Every car, truck, and utility vehicle sold today has at least one shock absorber (informally known as a shock) for each of its wheels. (Note that sometimes these shocks are called struts. A strut is simply a shock absorber that is located inside a coil spring, the name is different but the function is the same.)

How a shock absorber works

A shock absorber or strut consists of one or more pistons that flow through a thick oil as the wheel to which it’s attached moves up and down. The motion of the piston through the oil converts mechanical energy to heat, damping the motion and helping bring it to a stop; this helps to stop the wheel from bouncing after each bump. The oil and the piston are sealed within a closed container and under normal conditions oil doesn’t get out and none ever needs to be added.

Note that a shock absorber doesn’t actually absorb the shock of a bump; that’s the job of the springs and certain other components of the suspension. Rather, the shock absorber absorbs energy. A vehicle without shocks would keep bouncing up and down for a while after every bump; the shock absorbs the energy of the bouncing.

Unfortunately, shocks and struts can break or wear out. The three things that are most likely to go wrong with a shock are:

  • The seals can become brittle or torn, allowing fluid to leak out; after some fluid (about ten percent of the total) is lost the shock loses its ability to absorb energy.

  • The entire shock, or the piston that moves inside it, can be bent from an impact; a bent shock may not move properly or it may leak.

  • Smaller parts inside the shock may wear out over time or due to an impact.

These problems are almost always due to one of two things: age and accidents.

  • Shock age: Modern shock absorbers and struts are designed to last several years and over 50,000 miles, but eventually the seals do wear out and they begin to leak. Your owner’s manual may specify a time or mileage for shock replacement, but this is a guideline, not an absolute: driving style, road conditions, and even how much dirt the shock encounters can have an effect.

  • Accidents: Any accident that involves the suspension has the potential to damage the shock absorbers; a bent or dented shock almost always needs to be replaced. After a major accident the repair shop will examine your shocks to see whether they need replacement, but it’s important to understand that for this purpose, “accident” includes not just serious crashes but also anything that jars the suspension particularly hard, including hitting curbs, large rocks, and deep potholes, or even a rock being kicked up against the shock as you drive on a dirt road.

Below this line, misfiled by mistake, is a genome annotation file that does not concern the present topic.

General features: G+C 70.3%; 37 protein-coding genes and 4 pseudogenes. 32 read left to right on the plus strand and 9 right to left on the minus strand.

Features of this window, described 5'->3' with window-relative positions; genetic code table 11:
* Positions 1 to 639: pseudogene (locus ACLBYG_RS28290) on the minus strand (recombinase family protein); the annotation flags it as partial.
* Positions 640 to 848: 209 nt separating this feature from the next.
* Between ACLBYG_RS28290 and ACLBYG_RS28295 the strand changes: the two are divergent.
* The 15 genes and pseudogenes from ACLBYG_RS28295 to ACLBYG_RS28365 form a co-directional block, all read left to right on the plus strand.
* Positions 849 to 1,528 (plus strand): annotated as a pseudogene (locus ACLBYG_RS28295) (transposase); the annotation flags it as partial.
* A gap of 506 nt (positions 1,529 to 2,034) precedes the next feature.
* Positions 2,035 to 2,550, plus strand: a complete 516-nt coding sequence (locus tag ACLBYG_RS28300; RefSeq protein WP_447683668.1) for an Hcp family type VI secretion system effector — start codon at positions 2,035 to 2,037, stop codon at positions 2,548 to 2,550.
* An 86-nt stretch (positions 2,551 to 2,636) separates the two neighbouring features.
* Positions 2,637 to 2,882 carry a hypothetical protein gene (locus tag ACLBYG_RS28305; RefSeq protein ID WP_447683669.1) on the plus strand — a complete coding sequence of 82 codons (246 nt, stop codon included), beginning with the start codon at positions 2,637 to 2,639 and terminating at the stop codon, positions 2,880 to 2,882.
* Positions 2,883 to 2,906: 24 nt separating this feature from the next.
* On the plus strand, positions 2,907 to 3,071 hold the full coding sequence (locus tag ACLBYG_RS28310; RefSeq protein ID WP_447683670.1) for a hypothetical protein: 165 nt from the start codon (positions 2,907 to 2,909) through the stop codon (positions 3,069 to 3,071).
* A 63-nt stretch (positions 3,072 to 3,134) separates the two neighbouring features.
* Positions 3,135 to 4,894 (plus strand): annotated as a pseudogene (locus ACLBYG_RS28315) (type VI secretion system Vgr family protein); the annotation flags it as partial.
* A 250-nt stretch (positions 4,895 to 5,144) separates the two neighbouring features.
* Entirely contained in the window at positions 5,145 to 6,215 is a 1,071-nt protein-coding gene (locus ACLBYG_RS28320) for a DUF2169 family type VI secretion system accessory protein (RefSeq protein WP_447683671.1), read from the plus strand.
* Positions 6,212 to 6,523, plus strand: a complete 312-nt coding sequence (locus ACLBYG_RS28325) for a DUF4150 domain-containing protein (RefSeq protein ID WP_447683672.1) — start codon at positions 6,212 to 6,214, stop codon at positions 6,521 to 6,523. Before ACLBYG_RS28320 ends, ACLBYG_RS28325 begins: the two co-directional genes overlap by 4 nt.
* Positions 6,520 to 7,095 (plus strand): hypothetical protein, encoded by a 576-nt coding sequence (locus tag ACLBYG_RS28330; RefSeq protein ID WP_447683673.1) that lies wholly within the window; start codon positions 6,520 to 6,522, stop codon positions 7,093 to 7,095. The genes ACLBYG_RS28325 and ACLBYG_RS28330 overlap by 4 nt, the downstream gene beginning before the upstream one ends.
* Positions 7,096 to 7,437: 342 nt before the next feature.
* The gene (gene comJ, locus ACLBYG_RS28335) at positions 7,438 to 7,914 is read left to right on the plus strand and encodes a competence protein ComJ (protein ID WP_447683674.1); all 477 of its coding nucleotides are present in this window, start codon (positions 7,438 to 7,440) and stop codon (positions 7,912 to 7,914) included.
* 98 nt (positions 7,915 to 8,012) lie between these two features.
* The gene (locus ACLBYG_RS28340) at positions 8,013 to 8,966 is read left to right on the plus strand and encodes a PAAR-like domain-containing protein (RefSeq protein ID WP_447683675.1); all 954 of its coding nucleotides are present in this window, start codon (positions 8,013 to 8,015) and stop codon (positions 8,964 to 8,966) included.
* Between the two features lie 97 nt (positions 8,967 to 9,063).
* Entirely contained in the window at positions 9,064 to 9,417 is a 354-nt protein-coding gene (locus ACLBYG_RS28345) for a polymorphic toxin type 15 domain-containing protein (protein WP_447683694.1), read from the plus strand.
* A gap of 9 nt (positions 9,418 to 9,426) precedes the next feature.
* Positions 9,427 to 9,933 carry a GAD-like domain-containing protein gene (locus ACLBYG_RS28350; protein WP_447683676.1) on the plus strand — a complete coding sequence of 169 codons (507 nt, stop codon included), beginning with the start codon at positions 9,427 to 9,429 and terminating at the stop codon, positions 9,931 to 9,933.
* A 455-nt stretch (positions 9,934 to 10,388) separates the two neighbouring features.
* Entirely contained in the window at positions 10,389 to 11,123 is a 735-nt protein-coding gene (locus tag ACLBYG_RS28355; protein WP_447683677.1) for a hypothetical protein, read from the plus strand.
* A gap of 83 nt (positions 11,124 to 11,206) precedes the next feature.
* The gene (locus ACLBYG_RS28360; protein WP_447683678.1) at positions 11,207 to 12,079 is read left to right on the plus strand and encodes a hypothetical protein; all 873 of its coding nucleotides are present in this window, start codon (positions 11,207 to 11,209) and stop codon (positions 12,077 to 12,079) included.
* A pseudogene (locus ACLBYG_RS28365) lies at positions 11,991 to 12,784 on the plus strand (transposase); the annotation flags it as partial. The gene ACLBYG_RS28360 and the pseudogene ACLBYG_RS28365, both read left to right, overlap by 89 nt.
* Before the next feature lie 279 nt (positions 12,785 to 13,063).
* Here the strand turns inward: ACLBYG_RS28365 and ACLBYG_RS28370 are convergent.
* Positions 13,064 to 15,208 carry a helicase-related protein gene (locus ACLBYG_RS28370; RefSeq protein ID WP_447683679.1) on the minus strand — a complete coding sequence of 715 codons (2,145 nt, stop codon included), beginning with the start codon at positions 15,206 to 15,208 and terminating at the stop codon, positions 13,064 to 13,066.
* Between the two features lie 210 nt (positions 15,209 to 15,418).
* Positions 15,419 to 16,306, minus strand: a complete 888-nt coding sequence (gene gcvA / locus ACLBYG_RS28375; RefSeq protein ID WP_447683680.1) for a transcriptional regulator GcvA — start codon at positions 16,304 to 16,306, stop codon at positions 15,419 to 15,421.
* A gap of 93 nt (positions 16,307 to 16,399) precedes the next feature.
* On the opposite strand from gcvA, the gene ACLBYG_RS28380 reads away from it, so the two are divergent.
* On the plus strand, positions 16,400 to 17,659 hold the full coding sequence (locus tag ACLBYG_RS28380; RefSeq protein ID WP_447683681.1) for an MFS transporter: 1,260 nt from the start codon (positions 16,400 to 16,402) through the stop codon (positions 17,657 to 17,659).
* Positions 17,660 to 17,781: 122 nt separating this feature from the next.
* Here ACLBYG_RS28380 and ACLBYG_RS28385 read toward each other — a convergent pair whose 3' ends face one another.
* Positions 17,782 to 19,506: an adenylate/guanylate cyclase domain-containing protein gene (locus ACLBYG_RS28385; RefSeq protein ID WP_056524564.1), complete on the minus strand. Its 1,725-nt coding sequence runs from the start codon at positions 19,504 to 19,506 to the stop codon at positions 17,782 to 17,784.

When any of these things goes wrong it’s almost always necessary to replace the shocks, as they usually can’t be repaired or simply refilled. Also, it’s important to replace a failing shock as soon as possible, because a car with a bad shock absorber can become difficult to control in an emergency due to excessive wheel bounce.

With all this in mind, how can a vehicle owner tell that a shock needs replacement? For one thing, the driver may notice one or more changes:

  • Ride may become bouncy
  • Steering wheel may vibrate (if it’s front shock that has gone bad)
  • Vehicle may “nose dive” more than usual upon braking
  • Tire wear may increase

Since many of these effects can also be symptoms of poor alignment or other mechanical problems, it’s best to take the vehicle to a qualified mechanic if you notice any of them; you may not need new shocks after all (and alignment is quite a bit less expensive than new shocks).

Alternatively, your mechanic may notice a leaky or damaged shock when inspecting the vehicle or performing an alignment. In fact, in some cases alignment will be impossible if a shock absorber (or particularly a strut) is damaged. If the shock is just leaking, alignment will still be possible but a good mechanic will notice the leak and advise the owner. (Also, a mechanic will be able to tell a true leak from the slight dampness that sometimes results from the normal operation of a healthy shock.)

Finally, after an accident your mechanic should inspect any shocks or struts that may have been involved, as replacement may be necessary. If you’re in an accident that doesn’t seem to require any repairs (such as hitting a pothole hard) be particularly attentive to any possible changes in your vehicle’s ride or handling; you may want to have the vehicle inspected just in case.

One final note: If you’re replacing a shock absorber, because of age and wear or an accident, it’s almost always best to replace the pair (both fronts or both rears), because a new shock will work differently (and better) than an old one and the imbalance may be hazardous.

This article originally appeared on YourMechanic.com as What Causes Leakage in the Shock Absorbers? and was authored by Doug Couchman.


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